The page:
High Court to Determine Whether Israel's Mental Health Reform, Already in Effect, Is Legal

Petition to be heard this month claims that the reform has deprived Israelis of services they were previously entitled to.

Ido Efrati
Ido Efrati
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Yehuda Abarbanel Mental Health Center.
The Yehuda Abarbanel Mental Health Center in Bat Yam.Credit: Daniel Tchetchik
Ido Efrati
Ido Efrati

Three years after it was approved and eight months after its implementation, the High Court of Justice will discuss a basic question at the end of the month: whether the reform in mental health services is even legal. The discussion will take place at a time when mental health services have already been transferred from the state to the health maintenance organizations. The court’s decision is likely to have far-reaching implications.

A petition filed against the finance and health ministries, the Knesset and the HMOs claims that the reform in mental health services constitutes a reduction of the health services basket in Israel and therefore was approved illegally. The reform was introduced in the mid-1990s to complement the National Health Insurance Law, but was approved only in May 2012 and was launched last July.

In June 2015, before the start of the reform, a petition was filed on behalf of several organizations and individuals by attorney Hagai Kalai. The petition claims that because the right to mental health care, according to the reform, is conditional on a psychiatric diagnosis - a condition that did not exist previously - it excludes a population that prior to the reform had a right to such care.

“The National Health Insurance Law states that health services that are transferred from the state to the HMOs must provide at least the same services,” said Kalai. “Therefore when something is removed from the basket such a change can be passed only by changing the law or by the Knesset Health Committee.”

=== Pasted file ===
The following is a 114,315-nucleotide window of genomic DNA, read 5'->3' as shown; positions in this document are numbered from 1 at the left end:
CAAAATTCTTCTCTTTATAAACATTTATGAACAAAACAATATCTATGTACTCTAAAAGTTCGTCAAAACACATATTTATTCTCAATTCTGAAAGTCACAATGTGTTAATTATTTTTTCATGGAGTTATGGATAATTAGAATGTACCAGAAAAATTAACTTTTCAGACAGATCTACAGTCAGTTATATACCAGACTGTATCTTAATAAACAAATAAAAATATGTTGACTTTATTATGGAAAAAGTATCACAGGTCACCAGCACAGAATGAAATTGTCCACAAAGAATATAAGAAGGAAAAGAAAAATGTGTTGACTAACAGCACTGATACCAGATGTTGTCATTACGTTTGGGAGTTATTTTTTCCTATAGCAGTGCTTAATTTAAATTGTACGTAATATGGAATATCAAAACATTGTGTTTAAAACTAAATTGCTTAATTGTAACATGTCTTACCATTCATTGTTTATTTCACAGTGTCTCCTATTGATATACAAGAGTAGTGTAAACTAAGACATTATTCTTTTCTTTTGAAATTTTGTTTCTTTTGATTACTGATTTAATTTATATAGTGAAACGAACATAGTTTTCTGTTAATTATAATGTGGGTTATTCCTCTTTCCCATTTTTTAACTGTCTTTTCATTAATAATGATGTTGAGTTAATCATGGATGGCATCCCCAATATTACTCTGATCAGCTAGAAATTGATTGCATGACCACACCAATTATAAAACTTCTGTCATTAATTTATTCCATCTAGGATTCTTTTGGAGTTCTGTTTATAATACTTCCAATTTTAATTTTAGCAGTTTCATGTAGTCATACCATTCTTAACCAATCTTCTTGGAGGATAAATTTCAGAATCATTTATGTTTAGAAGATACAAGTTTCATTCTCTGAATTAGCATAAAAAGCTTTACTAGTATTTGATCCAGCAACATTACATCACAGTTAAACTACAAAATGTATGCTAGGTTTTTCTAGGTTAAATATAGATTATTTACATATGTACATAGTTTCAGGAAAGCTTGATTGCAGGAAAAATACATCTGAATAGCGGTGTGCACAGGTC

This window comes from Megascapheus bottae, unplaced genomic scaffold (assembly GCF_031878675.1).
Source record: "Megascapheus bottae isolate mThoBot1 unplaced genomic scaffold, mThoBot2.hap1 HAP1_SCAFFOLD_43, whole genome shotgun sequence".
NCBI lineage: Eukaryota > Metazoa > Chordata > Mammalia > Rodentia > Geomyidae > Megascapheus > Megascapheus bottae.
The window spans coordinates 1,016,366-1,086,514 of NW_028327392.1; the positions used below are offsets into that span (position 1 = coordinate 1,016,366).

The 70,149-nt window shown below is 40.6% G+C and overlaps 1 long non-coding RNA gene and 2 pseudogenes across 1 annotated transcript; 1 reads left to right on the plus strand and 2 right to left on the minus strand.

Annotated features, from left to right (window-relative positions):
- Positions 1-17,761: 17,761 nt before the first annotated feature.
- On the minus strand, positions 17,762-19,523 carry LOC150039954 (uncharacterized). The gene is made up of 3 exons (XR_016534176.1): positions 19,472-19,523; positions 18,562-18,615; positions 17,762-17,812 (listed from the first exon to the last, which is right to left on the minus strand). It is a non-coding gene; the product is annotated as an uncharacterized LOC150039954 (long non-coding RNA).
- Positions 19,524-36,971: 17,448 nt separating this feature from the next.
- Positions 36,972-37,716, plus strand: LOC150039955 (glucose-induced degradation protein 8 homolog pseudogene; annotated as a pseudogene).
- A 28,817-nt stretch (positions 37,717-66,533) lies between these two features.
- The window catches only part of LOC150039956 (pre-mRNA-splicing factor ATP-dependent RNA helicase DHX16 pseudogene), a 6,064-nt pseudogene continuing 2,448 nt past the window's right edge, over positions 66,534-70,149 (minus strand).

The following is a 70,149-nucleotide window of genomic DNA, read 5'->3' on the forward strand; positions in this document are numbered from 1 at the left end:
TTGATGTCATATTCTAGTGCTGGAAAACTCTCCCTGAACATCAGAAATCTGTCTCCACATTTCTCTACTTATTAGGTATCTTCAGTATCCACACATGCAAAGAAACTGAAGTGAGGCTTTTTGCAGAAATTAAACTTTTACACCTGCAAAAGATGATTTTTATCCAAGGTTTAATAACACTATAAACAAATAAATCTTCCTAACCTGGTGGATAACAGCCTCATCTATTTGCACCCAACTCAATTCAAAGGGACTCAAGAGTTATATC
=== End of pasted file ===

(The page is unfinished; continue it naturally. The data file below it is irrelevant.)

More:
The Health Ministry presented the reform as a means of upgrading mental health services, noting that the opening of over 60 new HMO clinics, in addition to the 56 government mental health centers, provides greater access to care. The reform is designed to expand the provision of mental health care from about 80,000 patients to 200,000, a target of 2 percent of all children and 4 percent of all adults. In social terms, the reform is designed to shatter the negative stigma of mental illness in Israel and to merge physical and mental health care under the umbrella of the HMO clinics in the community. In order to promote the reform the state invested 2 billion shekels (about $500 million), with an additional 300 million shekels each year.

Prior to the implementation of the reform various groups expressed a fear that the agreement between the Health Ministry and the HMOs would end up excluding some patients. On the other hand, mental health workers in the Health Ministry and the HMOs claimed that “anyone in need of treatment will receive treatment.” In effect, it turned out that that is not the case and that there is more than one answer to the question of “who needs mental health care?” The health system and the HMOs chose a very narrow definition.

In December Haaretz reported that the Clalit HMO, which insures about half of all Israelis, told the Health Ministry that the reform fails to provide a solution for many patients. The HMO asked the ministry to approve a private mental health care track for patients with complementary insurance. The ministry refused.

The state does not deny that services must not be removed from the basket, but claims that this is not the case here. “We aren’t asking to turn back the wheel and cancel the reform. We’re only asking that the government provide what it gave previously,” says Kalai.

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